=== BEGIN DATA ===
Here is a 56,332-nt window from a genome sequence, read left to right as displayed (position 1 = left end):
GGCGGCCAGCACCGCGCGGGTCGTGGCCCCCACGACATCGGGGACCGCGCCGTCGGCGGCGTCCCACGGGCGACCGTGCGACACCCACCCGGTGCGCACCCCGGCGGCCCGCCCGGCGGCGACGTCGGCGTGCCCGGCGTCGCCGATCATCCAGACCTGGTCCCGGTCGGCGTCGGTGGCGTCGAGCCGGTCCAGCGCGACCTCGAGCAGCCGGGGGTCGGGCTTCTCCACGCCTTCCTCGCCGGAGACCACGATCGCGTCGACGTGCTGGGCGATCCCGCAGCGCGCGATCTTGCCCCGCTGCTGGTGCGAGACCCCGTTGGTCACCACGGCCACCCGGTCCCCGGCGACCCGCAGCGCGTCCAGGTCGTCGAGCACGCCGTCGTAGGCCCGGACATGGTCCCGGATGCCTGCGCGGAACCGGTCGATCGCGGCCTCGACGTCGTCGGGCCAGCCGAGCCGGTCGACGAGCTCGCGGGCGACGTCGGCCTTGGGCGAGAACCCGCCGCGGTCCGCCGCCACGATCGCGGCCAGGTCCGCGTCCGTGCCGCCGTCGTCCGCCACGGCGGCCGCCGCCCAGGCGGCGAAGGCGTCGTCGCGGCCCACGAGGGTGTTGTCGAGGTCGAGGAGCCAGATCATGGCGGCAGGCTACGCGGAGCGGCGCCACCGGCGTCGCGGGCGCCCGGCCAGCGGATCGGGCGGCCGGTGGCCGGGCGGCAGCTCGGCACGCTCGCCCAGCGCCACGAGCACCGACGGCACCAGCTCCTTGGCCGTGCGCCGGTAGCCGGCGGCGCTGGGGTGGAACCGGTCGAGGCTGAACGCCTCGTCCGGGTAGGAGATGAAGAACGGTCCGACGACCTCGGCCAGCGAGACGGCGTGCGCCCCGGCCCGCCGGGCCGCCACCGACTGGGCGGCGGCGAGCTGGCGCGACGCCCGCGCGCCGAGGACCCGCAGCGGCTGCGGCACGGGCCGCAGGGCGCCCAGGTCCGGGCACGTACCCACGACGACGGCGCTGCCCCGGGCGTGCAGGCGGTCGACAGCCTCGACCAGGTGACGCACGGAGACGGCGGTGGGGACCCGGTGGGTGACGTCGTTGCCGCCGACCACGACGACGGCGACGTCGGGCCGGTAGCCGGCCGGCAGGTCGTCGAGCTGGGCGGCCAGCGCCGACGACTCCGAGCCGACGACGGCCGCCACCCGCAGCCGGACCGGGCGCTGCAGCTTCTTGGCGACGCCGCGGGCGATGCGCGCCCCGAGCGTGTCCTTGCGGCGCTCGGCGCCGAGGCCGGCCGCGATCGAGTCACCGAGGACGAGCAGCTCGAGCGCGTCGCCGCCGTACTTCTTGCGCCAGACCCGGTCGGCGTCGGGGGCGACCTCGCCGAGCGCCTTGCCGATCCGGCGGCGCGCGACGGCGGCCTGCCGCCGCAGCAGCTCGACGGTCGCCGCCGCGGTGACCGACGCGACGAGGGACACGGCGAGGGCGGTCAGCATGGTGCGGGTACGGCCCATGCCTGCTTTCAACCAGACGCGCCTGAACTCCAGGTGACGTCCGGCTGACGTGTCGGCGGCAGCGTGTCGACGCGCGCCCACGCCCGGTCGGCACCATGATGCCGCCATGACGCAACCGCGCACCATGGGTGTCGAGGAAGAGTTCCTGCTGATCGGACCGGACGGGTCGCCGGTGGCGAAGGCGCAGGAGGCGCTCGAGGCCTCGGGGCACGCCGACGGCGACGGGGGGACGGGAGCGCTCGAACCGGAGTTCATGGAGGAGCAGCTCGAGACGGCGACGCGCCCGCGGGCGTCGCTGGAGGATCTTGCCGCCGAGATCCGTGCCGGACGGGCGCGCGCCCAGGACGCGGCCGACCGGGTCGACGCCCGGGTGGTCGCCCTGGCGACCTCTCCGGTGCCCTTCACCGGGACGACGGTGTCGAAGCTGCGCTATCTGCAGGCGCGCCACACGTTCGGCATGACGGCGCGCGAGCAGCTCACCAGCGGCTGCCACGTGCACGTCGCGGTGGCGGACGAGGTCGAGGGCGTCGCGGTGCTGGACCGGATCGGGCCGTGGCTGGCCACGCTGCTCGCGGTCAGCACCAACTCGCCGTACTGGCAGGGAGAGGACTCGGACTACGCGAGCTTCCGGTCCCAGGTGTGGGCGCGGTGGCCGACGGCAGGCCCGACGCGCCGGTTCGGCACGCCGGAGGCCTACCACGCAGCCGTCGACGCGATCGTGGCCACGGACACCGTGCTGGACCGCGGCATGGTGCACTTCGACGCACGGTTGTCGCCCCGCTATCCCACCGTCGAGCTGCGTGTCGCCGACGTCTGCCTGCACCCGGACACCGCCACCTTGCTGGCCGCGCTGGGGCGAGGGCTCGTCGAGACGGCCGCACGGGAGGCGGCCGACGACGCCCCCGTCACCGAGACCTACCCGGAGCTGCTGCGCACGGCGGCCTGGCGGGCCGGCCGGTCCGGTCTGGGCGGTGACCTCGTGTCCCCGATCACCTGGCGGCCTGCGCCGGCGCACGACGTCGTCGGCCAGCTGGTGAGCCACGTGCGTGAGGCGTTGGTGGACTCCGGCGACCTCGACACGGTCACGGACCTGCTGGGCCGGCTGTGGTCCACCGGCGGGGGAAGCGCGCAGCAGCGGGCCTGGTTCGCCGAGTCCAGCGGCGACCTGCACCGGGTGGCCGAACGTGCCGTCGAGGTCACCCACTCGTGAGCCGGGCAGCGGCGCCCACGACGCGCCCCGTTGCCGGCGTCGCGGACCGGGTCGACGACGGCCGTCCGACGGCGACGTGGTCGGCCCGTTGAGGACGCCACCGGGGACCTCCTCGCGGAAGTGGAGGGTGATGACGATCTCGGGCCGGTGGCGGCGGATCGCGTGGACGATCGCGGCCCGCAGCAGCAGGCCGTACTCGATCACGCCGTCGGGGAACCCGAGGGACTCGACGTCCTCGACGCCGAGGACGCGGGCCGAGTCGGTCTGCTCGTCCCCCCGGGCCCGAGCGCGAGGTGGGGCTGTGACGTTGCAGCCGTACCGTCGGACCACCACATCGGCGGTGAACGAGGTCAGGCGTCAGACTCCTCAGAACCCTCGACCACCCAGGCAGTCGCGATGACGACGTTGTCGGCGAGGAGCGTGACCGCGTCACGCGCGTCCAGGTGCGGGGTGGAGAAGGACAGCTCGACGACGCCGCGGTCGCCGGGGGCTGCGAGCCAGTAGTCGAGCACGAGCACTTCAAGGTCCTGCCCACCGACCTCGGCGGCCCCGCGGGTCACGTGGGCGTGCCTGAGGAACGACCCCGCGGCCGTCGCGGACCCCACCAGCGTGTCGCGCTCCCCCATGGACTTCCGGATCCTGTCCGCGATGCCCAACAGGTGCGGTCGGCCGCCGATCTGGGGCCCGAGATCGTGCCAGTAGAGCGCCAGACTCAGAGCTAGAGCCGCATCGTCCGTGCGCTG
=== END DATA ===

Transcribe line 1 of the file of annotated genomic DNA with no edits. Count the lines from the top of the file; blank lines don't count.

Here is a 56,332-nt window from a genome sequence, read left to right as displayed (position 1 = left end):